It’s up to LIAT’s former shareholder governments to foot the bill of outstanding severance payments to severed employees, said Antigua and Barbuda on Wednesday as it moves to get the regional administrations to compensate their nationals.
In statements from Wednesday’s Cabinet meeting in St John’s, the Office of the Prime Minister said: The Cabinet agreed that a moral obligation exists to pay severance to former LIAT employees throughout the countries where LIAT once operated.
“The Government of Antigua and Barbuda will make a special plea to all regional governments, through the Administrator appointed by the Court under the amended Bankruptcy law, to make payments to their nationals after negotiations with the several unions that represented the LIAT workers.”
The development comes mere days after hundreds of LIAT workers who were terminated late last year penned a statement, widely circulated online, calling on the shareholder governments of Barbados, Antigua and Barbuda, St Vincent and the Grenadines and Dominica, to come to their rescue.
The ex-staffers said in a statement: “Imagine waking up one day after decades of diligently labouring for an employer and this employer you trusted sends you home while withholding even the salary you have already worked for. Imagine the pain of being forced to endure the current global pandemic without any financial help all the while having families to support, bills to pay, and this, in circumstances where that employer has sent you home without a penny of due entitlements.”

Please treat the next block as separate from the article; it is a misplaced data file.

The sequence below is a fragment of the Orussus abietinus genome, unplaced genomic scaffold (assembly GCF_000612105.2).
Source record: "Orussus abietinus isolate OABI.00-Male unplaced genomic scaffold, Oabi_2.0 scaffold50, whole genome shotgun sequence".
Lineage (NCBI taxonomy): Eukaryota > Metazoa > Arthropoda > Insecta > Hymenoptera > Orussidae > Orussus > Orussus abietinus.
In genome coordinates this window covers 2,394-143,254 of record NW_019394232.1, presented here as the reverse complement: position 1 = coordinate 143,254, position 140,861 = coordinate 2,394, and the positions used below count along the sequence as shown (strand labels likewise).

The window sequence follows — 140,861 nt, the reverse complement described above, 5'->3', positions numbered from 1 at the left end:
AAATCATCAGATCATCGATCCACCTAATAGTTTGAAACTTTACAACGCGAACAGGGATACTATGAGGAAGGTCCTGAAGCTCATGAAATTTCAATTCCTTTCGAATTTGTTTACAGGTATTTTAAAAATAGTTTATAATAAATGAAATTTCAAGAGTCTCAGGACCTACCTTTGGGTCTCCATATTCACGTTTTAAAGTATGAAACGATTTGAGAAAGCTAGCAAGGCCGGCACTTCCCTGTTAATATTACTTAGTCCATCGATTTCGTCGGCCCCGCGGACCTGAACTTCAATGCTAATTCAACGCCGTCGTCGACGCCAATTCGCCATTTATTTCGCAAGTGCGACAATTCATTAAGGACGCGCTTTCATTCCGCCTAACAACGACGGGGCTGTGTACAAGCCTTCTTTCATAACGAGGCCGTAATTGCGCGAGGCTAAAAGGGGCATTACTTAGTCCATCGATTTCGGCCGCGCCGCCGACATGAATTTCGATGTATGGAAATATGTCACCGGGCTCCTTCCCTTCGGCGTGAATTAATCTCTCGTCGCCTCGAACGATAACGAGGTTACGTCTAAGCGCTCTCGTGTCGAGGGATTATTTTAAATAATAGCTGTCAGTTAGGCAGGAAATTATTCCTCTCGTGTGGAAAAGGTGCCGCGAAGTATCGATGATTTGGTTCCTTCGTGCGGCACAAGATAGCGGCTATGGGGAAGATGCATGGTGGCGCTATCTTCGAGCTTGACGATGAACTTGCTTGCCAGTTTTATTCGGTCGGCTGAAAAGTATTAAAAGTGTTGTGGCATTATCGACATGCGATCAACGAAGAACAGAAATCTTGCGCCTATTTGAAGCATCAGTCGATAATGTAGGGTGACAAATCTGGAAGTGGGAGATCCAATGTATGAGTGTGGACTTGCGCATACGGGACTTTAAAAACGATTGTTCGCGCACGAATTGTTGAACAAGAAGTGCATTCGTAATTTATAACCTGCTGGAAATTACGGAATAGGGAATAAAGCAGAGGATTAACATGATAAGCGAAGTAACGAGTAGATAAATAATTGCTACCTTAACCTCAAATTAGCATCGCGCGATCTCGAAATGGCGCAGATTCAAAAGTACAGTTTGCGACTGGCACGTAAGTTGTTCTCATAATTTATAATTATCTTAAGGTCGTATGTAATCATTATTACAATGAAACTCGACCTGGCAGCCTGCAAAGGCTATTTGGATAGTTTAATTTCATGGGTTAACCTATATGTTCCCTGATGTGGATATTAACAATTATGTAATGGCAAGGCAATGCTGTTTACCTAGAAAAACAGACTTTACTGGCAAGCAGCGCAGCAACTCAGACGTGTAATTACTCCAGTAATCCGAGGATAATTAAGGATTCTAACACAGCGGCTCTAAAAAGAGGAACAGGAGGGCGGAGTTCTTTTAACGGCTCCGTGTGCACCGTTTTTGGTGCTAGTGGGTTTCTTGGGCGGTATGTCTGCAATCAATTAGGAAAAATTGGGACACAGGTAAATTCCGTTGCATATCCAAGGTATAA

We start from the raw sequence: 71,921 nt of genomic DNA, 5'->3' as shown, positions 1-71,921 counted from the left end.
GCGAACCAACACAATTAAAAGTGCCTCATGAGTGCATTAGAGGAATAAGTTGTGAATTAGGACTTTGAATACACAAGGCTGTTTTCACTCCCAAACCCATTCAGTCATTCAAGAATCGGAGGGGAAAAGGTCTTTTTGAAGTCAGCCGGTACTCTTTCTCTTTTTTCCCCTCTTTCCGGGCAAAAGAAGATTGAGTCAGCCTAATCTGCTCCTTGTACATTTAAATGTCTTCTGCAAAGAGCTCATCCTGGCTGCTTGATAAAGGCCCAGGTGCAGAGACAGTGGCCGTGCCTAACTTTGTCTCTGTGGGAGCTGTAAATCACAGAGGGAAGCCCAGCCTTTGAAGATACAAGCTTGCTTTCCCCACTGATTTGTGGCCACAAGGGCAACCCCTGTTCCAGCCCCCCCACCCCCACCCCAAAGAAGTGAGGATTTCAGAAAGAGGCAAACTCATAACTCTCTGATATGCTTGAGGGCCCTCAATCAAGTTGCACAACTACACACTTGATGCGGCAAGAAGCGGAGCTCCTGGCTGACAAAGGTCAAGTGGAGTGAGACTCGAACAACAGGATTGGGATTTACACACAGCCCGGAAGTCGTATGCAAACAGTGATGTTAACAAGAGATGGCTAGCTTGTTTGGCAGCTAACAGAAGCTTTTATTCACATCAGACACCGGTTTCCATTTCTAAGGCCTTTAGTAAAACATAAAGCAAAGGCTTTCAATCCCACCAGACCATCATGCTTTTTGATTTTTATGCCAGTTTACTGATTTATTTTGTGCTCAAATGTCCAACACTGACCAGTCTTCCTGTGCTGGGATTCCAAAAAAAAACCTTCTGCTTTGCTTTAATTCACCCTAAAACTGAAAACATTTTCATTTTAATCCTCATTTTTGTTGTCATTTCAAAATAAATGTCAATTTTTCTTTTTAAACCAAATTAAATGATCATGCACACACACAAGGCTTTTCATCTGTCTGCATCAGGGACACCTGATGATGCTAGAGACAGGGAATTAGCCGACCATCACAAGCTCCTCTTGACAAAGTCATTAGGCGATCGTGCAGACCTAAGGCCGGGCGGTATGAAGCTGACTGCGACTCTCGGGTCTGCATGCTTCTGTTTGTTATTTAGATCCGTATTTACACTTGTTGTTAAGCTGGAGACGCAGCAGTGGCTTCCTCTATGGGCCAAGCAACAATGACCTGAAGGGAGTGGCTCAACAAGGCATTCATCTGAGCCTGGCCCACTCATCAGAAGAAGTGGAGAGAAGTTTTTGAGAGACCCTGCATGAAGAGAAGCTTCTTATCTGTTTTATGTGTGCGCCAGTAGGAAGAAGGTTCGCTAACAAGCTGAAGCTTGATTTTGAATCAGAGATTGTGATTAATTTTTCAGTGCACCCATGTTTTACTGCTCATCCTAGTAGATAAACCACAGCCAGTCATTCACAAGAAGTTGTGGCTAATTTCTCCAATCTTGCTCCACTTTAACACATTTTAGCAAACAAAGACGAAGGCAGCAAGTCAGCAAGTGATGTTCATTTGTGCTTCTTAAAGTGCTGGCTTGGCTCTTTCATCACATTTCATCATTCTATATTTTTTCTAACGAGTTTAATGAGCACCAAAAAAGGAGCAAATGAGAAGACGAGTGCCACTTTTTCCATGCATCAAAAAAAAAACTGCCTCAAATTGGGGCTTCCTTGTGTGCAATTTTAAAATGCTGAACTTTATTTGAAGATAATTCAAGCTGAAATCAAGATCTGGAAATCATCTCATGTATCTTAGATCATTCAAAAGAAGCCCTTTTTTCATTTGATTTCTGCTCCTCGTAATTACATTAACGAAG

Describing their situation as a dark reality, the ex-employees accused Antiguan Prime Minister Gaston Browne of adding insult to injury by enacting legislation to prohibit the government in St John’s from being sued.
This group included pilots, flight attendants, engineers and ground support personnel.
At the time the layoffs and terminations were made effective, LIAT was majority-owned by four CARICOM shareholder governments.
The terminated workers noted that the company was publicly touted as an essential service which was critical for regional connectivity.
They said: “The shocking and troubling reality now is that these former employees have not received any monies legally due to them, inclusive of severance entitlements despite numerous pleas to those who are responsible.
“This ongoing ordeal is nothing short of despicable. The deplorable handling of this matter is having a catastrophic impact on hundreds of families in the region. Even the innocent children in these households are victims of this injustice and this is not the Caribbean Way.”
At Wednesday’s Cabinet briefing, Minister of Information Melford Nicholas said the plight facing LIAT workers must not be ignored.
He told journalists: “It is understandable why the dislocated workers would have angst…clearly there are members of our respective societies and we cannot ignore that fact that through no fault of their own there has been this economic dislocation.
“What the Government is proposing to do is to come up with a package of benefits that could ameliorate some of their sufferings. We are certainly going to avail ourselves of engagements with another member states of the Caribbean Community (CARICOM) to see whether we can do similar treatments to alleviate some of that hurt and suffering.”
The Antigua government also said it would be offering scholarships to the University of the West Indies Five Islands Campus to its own nationals who once worked for LIAT, in order to enable them to re-tool.